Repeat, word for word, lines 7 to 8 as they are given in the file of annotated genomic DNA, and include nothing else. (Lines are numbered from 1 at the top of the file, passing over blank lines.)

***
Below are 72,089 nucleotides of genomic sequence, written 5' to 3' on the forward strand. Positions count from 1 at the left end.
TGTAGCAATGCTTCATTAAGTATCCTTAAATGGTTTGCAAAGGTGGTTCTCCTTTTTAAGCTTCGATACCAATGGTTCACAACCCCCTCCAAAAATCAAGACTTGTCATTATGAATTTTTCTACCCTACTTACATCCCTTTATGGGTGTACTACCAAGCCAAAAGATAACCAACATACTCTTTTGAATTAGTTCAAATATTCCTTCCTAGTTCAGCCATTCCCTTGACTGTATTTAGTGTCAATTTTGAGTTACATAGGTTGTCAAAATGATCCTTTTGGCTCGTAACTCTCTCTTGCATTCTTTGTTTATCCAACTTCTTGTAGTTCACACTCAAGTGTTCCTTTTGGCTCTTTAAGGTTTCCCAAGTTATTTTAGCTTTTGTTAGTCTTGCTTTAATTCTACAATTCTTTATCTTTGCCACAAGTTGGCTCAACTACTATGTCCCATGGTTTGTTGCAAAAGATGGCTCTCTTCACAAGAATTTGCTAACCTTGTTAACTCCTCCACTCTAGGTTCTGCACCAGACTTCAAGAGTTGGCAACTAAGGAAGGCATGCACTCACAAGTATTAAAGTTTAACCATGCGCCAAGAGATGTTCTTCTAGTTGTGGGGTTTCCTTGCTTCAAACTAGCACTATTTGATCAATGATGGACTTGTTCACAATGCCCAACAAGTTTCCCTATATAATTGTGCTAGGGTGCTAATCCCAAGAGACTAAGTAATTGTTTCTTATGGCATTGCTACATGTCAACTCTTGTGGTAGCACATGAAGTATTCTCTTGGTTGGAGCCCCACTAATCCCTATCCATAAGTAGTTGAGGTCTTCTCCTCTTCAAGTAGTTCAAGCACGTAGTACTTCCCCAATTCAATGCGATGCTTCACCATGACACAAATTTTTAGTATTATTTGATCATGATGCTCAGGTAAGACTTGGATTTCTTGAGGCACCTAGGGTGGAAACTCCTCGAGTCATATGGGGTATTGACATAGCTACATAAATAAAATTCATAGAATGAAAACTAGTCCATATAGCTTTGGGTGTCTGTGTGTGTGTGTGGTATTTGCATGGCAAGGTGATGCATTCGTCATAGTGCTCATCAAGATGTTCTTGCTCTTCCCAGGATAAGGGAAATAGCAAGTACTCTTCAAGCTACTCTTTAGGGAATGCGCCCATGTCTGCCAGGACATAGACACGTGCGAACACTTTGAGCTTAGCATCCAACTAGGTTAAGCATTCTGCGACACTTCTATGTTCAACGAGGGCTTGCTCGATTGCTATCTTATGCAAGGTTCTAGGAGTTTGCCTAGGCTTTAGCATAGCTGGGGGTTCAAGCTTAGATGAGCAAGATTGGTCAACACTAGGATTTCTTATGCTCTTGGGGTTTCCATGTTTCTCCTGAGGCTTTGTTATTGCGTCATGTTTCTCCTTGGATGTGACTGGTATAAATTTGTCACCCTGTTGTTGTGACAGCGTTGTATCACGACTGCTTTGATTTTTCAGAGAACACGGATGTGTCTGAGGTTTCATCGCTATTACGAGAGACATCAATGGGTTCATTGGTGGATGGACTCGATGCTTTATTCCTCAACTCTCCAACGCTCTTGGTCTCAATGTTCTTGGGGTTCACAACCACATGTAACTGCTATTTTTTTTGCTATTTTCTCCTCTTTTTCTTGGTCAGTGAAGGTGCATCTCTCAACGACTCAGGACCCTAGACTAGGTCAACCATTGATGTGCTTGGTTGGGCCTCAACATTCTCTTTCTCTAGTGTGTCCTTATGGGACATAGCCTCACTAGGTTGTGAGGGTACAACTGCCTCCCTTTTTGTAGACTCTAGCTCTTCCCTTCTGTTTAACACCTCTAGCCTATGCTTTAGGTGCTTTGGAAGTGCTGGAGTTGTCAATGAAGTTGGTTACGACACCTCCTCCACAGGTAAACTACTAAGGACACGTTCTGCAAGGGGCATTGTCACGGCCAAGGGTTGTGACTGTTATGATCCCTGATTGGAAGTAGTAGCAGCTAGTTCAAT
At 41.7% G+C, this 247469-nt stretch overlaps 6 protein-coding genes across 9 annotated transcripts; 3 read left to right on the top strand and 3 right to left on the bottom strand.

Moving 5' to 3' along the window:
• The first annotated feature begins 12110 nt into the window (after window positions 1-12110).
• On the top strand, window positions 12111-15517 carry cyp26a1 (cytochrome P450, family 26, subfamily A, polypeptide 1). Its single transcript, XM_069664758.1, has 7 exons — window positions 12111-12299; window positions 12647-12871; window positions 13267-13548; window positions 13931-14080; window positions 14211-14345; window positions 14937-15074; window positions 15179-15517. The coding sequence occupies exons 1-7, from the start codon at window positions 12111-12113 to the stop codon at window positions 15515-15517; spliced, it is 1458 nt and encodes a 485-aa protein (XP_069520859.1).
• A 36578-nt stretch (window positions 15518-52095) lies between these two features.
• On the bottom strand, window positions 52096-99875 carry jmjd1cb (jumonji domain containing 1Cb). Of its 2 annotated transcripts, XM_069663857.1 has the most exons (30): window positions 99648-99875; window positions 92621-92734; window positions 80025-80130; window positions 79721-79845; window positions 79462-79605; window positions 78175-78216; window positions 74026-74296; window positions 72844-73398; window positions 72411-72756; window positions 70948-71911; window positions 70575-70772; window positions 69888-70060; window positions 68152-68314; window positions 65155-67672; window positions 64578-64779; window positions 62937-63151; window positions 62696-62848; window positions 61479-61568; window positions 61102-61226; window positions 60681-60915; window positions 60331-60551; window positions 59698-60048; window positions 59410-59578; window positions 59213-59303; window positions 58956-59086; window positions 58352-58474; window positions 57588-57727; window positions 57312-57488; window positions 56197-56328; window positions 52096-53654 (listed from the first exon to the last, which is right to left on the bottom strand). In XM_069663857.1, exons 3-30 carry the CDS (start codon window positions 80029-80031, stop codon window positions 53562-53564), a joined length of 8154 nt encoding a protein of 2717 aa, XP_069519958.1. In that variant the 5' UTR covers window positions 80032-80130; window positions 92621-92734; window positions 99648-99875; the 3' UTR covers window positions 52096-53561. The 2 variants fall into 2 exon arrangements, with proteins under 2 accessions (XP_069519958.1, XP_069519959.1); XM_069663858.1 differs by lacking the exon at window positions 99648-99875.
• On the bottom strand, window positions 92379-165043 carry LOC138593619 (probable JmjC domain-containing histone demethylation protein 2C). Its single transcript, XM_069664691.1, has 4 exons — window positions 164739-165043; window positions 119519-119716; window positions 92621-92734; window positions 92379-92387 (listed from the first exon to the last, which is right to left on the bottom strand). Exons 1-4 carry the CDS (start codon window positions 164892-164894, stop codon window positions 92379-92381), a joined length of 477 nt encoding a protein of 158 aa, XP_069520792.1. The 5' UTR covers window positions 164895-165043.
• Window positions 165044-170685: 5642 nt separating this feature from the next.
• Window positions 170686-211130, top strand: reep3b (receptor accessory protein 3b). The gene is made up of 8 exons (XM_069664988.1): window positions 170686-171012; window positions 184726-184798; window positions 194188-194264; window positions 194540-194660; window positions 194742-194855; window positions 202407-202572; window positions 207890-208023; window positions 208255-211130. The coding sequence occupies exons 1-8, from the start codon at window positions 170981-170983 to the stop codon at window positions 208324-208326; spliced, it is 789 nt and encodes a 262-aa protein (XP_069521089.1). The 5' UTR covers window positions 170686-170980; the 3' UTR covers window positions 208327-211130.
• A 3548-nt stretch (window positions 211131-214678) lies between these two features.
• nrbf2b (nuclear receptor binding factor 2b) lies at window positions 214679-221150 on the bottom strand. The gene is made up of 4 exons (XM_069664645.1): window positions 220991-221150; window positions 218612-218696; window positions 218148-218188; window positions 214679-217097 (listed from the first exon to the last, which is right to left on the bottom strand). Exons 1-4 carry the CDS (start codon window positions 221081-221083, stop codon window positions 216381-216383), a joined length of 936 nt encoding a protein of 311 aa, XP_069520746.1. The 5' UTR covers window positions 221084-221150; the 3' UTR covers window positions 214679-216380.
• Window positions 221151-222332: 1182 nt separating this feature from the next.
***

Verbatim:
• A 36578-nt stretch (window positions 15518-52095) lies between these two features.
• On the bottom strand, window positions 52096-99875 carry jmjd1cb (jumonji domain containing 1Cb). Of its 2 annotated transcripts, XM_069663857.1 has the most exons (30): window positions 99648-99875; window positions 92621-92734; window positions 80025-80130; window positions 79721-79845; window positions 79462-79605; window positions 78175-78216; window positions 74026-74296; window positions 72844-73398; window positions 72411-72756; window positions 70948-71911; window positions 70575-70772; window positions 69888-70060; window positions 68152-68314; window positions 65155-67672; window positions 64578-64779; window positions 62937-63151; window positions 62696-62848; window positions 61479-61568; window positions 61102-61226; window positions 60681-60915; window positions 60331-60551; window positions 59698-60048; window positions 59410-59578; window positions 59213-59303; window positions 58956-59086; window positions 58352-58474; window positions 57588-57727; window positions 57312-57488; window positions 56197-56328; window positions 52096-53654 (listed from the first exon to the last, which is right to left on the bottom strand). In XM_069663857.1, exons 3-30 carry the CDS (start codon window positions 80029-80031, stop codon window positions 53562-53564), a joined length of 8154 nt encoding a protein of 2717 aa, XP_069519958.1. In that variant the 5' UTR covers window positions 80032-80130; window positions 92621-92734; window positions 99648-99875; the 3' UTR covers window positions 52096-53561. The 2 variants fall into 2 exon arrangements, with proteins under 2 accessions (XP_069519958.1, XP_069519959.1); XM_069663858.1 differs by lacking the exon at window positions 99648-99875.